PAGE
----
Participatory democracy ‘firmly’ in place, Musharraf tells PPP leaders
* Sherpao says PPP not suffering from ‘Zardariphobia’
ISLAMABAD: President Pervez Musharraf said on Friday that genuine participatory democracy was ‘firmly’ in place at all tiers and Pakistan’s democratic institutions were fully functional.
Talking to a Pakistan People’s Party (PPP) delegation, President Musharraf said elected representatives should take Pakistan forward on the path of sustainable development and underlined the importance of continuing policies, as it had already steered the country to take off economically, an official statement said.
“We must work to share macro-economic gains at the grass-root level and focus on projects that provide better opportunities to the masses and reduce poverty. At the same time, we should move forward as a moderate and progressive Islamic nation and our goal should be to translate challenges into opportunities and make use of our development prowess,” the statement quoted the president as saying.
Later, PPP leader and Interior Minister Aftab Sherpao told Daily Times that the meeting went on for more than two hours and they (the PPP) discussed all major issues, particularly the country’s political scenario, with President Musharraf, who expressed satisfaction over the process of political stability.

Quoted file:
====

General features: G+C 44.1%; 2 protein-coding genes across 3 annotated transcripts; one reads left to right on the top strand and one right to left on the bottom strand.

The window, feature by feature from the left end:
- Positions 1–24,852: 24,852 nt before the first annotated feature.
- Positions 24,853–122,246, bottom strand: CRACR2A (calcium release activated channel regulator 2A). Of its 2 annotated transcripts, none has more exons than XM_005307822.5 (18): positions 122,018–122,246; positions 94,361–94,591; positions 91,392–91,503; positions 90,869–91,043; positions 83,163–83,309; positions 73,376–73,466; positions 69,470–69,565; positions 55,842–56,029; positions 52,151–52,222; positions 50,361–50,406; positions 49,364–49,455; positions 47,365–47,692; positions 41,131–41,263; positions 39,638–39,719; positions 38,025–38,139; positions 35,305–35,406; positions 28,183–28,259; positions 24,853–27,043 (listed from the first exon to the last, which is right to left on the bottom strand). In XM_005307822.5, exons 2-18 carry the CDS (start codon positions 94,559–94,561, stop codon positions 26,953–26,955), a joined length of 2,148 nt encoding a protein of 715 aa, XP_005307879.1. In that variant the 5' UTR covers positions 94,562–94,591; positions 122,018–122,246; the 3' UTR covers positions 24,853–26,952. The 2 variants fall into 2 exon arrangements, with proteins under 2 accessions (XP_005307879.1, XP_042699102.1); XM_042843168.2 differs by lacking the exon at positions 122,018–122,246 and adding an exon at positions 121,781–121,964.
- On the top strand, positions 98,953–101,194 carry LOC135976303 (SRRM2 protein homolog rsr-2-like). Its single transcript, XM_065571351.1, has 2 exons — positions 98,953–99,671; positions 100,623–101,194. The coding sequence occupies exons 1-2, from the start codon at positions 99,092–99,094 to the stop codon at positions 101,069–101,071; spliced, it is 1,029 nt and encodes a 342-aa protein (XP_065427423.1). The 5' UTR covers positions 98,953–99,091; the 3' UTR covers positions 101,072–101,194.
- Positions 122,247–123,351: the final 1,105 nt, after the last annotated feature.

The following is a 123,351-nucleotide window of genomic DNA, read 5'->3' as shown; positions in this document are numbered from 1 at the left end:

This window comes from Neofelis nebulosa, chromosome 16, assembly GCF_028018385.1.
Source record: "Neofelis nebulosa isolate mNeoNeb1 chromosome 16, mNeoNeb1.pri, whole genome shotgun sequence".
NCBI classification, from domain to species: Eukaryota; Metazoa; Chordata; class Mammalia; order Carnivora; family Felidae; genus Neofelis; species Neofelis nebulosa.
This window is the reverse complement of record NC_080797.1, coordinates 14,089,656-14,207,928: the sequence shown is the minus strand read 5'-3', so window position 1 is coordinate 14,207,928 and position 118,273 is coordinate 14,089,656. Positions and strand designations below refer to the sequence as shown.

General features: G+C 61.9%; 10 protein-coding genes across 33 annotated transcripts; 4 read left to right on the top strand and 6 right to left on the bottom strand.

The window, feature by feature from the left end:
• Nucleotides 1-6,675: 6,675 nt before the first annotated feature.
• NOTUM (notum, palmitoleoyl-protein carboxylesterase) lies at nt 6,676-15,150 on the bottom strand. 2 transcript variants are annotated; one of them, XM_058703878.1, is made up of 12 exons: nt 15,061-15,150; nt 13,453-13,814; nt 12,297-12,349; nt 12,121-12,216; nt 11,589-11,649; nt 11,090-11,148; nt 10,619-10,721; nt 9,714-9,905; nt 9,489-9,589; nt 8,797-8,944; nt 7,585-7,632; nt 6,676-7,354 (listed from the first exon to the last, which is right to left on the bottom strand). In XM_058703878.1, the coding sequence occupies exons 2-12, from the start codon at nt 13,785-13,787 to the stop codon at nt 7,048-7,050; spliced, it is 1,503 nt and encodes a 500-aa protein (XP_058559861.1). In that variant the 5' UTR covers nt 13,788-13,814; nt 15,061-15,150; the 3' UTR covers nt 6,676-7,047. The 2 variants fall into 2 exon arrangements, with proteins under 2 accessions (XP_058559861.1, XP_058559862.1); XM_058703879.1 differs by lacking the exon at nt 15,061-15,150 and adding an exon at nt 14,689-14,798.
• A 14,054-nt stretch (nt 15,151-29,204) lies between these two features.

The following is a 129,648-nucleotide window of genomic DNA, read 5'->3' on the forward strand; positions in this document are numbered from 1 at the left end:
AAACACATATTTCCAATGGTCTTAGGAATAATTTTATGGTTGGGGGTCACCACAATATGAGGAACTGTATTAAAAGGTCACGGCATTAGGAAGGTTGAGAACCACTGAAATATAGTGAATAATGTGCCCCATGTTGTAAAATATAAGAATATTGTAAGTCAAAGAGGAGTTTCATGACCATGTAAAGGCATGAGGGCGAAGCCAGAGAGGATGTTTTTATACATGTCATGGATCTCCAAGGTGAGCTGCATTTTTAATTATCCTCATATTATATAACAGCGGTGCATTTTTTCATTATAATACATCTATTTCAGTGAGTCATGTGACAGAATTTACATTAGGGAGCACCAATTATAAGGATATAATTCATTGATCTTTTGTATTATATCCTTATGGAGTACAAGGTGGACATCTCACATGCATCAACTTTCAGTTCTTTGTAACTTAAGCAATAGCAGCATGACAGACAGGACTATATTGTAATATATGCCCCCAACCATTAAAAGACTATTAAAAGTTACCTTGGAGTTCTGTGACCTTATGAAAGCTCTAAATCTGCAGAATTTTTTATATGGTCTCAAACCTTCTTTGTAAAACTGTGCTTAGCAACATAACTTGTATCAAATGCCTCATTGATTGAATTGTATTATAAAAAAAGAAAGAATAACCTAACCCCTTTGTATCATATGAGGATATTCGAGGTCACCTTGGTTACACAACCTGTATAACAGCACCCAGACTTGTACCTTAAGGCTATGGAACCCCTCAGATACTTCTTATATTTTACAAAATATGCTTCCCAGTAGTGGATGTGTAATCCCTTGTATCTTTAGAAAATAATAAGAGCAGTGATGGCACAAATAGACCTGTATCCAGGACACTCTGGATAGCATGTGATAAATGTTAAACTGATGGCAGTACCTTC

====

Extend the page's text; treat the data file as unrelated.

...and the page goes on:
About the policy of national reconciliation with the opposition, Mr Sherpao said the PPP was not a rigid party. “We support the president, whose policies have earned a respected position for Pakistan on the international level,” he said.
The interior minister said his party did not believe in political stagnancy. “We want an environment of co-existence and political stability,” he said, adding that his party did not fear any move for reconciliation with the opposition.
About the situation developing after Asif Ali Zardari’s release, Mr Sherpao said, “We are not suffering from ‘Zardariphobia’.” However, he said all coalition partners were united in their support to the president. He dispelled the impression that the policy of national reconciliation would politically damage the coalition in the future. “We will all be together in the local government elections next year and in the general elections in 2007,” Mr Sherpao said, hinting at the possibility of all coalition partners jointly contesting the local government and general elections.